Rebecca Ketchum


Naturally Aligned In A Neutral Spine With Rebecca Ketchum

When Rebecca Ketchum’s class began, at Kula Yoga Project, on Friday morning, it may have looked like a bunch of yogis gone wild. But really, we were just practicing a Qi Gong bouncing exercise. “The very focused control and precision of asana is healing, in some ways, but the freedom and release in the Qi Gong bouncing feels like a different kind of medicine to me, because it allows me to relinquish control of the body, and get out of my head. I like to start off class that way because it helps to hydrate the joints, gets the heart going and blood flowing, and warms the body. As Thomas [Thomas Droge, Qi Gong instructor at Kula] said yesterday, ‘it helps shake the chaos out of the body,'’’ Rebecca told me after class. Following the Qi Gong bounce, we immediately went into a brief Savasana, where the shift inside my body felt obvious. Though my heart was racing quickly, there was a calmness and clarity achieved throughout. While lying on our mats, Rebecca spoke about the natural curvatures in our spines. She asked us to place both hands underneath our lower backs to feel the space between our bodies and the floor. She then told us we would be working with neutral spines throughout class. To warm up, while still lying on the floor, we placed the strap around one foot, then lifted that leg off the ground, trying to keep it straight. Noticing that many of us had sacrificed our lower backs to bring our straight legs in closer to our chests, Rebecca demonstrated, at the front of the room, what she wanted us to do: Keep the lengthened leg a little farther away from the chest, to keep the integrity of the neutral spine. It was a dynamic warm-up, particularly when one-legged Planks were introduced—with an extended leg out to the side and a neutral spine. “If I seem like a neutral spine zealot, it’s because I am,” she said. After class I asked her to elaborate. “I want people to practice yoga safely, with a neutral spine! I see so many students straining and compressing the anterior part of the spine in order to touch their hands to the floor in Uttanasana, or get their head to their shins in Parsvottanasana, for example. Everybody's spine is unique. If I can encourage students to find their neutral spines, there is a ripple effect throughout the body. When students find a neutral spine from the vertebrae, they tend to do less-superficial muscular straining to find the asana.” “Asking the body to find a neutral spine can also help to keep the ego in check,” she added, noting that prioritizing maintaining a neutral spine might encourage backing off a little and practicing patience. Once standing, we began the next sequence, which started in Down Dog. We lifted one leg up into Down Dog Split keeping the hips square, then bent that knee into the chest, without hunching the spine. We stepped that leg up to lunge, then lowered the back knee to the floor for what I thought would be Anjaliasana, but, instead, we brought our hips back, so the front knee was 90 degrees over the front ankle. A simple twist came from here before stepping back to plank and moving through the vinyasa. Rebecca’s sequencing was creative and unexpected. She spoke clearly and her direction was straightforward. After class, she said, “I use the Kula flow sequencing principles as my foundation. Rather than using a peak pose for sequencing, I like to sequence my class around an action in the body. Today it was maintaining the natural curves in a neutral spine. I chose poses that I thought would challenge people's habit of rounding the low back, or reversing the lumbar curve.” While we definitely moved through several postures, never once did it feel like we were rushing. Rebecca’s tone was calm and easy, and amidst her anatomical instructions were reminders to stay connected to our breaths. In our post-class chat, she said, “I try to set up an even pacing for the class; at Kula, we call it a metronome. Similar to a breath-centric meditation, I'd like people to have the breath as the anchor, what we return to when the mind is racing or distracted. There are moments in class when I want one movement per breath and others when I want people to hold the pose for longer. I try to leave enough room for people to maintain their own rhythms, but also to move together as a unified group,” she said. Backbends came in the form of yogi’s choice, with the suggestion of Full Wheel, Bridge, or Supported Bridge. Rebecca encouraged us to ask for help. “I think it had been seven years of practicing before I found out where to place the block underneath my sacrum, so please don’t be shy to ask for help.” With about ten minutes left in class, Rebecca suggested an inversion, and either Seated Forward Bend or Baddha Konasana for closing postures. Before taking final rest, we went into a reclining twist and Happy Baby. During Savasana, Rebecca came around with oil, and offered invigorating face massages. When we came back up to sit, she reminded us to feel our neutral spines, and we placed our hands in front of our heart centers. With one “Om,” we closed class. Afterwards, I took a few minutes to sit tall and appreciate the benefits that come from practicing with a neutral spine. —Elysha Lenkin for Yoga Sleuth Drop-in classes: $16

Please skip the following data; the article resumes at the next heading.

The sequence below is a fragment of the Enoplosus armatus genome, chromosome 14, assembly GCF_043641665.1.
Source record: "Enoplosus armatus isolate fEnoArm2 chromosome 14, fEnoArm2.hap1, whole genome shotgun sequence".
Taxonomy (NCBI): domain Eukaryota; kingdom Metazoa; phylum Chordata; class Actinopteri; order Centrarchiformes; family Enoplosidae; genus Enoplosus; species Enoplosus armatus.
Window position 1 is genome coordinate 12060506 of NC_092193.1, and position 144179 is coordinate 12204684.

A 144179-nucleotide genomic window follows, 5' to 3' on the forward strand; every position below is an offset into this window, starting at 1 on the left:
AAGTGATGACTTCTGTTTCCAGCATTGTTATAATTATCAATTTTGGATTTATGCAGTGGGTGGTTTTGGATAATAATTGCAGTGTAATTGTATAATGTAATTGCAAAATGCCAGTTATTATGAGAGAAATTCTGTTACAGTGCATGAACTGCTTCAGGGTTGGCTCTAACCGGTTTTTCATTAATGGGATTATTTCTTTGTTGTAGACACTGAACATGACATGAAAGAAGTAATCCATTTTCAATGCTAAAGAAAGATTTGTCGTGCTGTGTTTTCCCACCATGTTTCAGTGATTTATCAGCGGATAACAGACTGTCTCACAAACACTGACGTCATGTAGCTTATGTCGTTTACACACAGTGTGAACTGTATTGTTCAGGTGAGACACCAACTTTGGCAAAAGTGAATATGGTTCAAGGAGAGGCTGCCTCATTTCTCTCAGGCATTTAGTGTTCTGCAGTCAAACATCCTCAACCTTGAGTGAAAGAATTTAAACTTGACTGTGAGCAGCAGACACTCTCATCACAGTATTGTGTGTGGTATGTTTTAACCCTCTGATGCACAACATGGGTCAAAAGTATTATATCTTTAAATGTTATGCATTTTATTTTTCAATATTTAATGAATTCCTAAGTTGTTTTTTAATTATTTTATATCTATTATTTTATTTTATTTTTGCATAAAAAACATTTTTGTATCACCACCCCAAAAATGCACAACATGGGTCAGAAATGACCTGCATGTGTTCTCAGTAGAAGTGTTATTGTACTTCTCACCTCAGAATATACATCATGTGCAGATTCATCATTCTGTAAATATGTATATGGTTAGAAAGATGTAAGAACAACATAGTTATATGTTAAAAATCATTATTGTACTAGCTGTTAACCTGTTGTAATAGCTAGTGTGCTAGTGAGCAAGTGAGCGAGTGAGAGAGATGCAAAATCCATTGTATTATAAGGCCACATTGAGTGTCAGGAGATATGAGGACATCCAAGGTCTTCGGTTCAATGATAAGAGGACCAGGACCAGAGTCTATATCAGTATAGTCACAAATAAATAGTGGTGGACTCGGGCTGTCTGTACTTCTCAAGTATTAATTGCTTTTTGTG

Mat and towel rental: $2 (each)

New student special: Three classes for $30.

Friday 7:45am-8:50am Intermediate

Kula Yoga Project 28 Warren Street, 4th FL New York, NY 10007

(212) 945-4460

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